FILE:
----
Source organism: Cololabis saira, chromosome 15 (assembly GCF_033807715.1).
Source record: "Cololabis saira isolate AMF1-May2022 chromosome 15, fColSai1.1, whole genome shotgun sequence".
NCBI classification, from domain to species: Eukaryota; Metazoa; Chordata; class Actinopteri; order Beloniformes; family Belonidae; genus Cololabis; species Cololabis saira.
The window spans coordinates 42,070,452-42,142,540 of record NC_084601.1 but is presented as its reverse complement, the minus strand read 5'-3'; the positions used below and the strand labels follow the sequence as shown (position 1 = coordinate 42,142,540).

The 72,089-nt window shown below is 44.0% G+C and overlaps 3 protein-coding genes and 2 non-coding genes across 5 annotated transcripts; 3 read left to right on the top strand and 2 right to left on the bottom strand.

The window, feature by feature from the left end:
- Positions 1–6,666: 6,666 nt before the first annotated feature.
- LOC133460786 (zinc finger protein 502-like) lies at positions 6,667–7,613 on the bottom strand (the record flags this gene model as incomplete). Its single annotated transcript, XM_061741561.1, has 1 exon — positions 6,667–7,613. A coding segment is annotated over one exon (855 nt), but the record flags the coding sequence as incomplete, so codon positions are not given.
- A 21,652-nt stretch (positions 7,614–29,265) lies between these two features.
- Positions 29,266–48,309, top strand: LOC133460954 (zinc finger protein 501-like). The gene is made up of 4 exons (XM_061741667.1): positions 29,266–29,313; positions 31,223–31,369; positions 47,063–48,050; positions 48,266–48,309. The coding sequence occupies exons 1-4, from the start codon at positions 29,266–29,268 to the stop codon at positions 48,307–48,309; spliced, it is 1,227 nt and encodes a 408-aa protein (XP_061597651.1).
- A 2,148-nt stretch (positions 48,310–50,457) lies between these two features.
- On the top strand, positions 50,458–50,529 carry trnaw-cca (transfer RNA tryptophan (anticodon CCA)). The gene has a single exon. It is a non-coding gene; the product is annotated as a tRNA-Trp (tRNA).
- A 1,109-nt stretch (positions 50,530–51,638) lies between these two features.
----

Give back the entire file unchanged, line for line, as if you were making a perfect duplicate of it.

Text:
Source organism: Cololabis saira, chromosome 15 (assembly GCF_033807715.1).
Source record: "Cololabis saira isolate AMF1-May2022 chromosome 15, fColSai1.1, whole genome shotgun sequence".
NCBI classification, from domain to species: Eukaryota; Metazoa; Chordata; class Actinopteri; order Beloniformes; family Belonidae; genus Cololabis; species Cololabis saira.
The window spans coordinates 42,070,452-42,142,540 of record NC_084601.1 but is presented as its reverse complement, the minus strand read 5'-3'; the positions used below and the strand labels follow the sequence as shown (position 1 = coordinate 42,142,540).

The 72,089-nt window shown below is 44.0% G+C and overlaps 3 protein-coding genes and 2 non-coding genes across 5 annotated transcripts; 3 read left to right on the top strand and 2 right to left on the bottom strand.

The window, feature by feature from the left end:
- Positions 1–6,666: 6,666 nt before the first annotated feature.
- LOC133460786 (zinc finger protein 502-like) lies at positions 6,667–7,613 on the bottom strand (the record flags this gene model as incomplete). Its single annotated transcript, XM_061741561.1, has 1 exon — positions 6,667–7,613. A coding segment is annotated over one exon (855 nt), but the record flags the coding sequence as incomplete, so codon positions are not given.
- A 21,652-nt stretch (positions 7,614–29,265) lies between these two features.
- Positions 29,266–48,309, top strand: LOC133460954 (zinc finger protein 501-like). The gene is made up of 4 exons (XM_061741667.1): positions 29,266–29,313; positions 31,223–31,369; positions 47,063–48,050; positions 48,266–48,309. The coding sequence occupies exons 1-4, from the start codon at positions 29,266–29,268 to the stop codon at positions 48,307–48,309; spliced, it is 1,227 nt and encodes a 408-aa protein (XP_061597651.1).
- A 2,148-nt stretch (positions 48,310–50,457) lies between these two features.
- On the top strand, positions 50,458–50,529 carry trnaw-cca (transfer RNA tryptophan (anticodon CCA)). The gene has a single exon. It is a non-coding gene; the product is annotated as a tRNA-Trp (tRNA).
- A 1,109-nt stretch (positions 50,530–51,638) lies between these two features.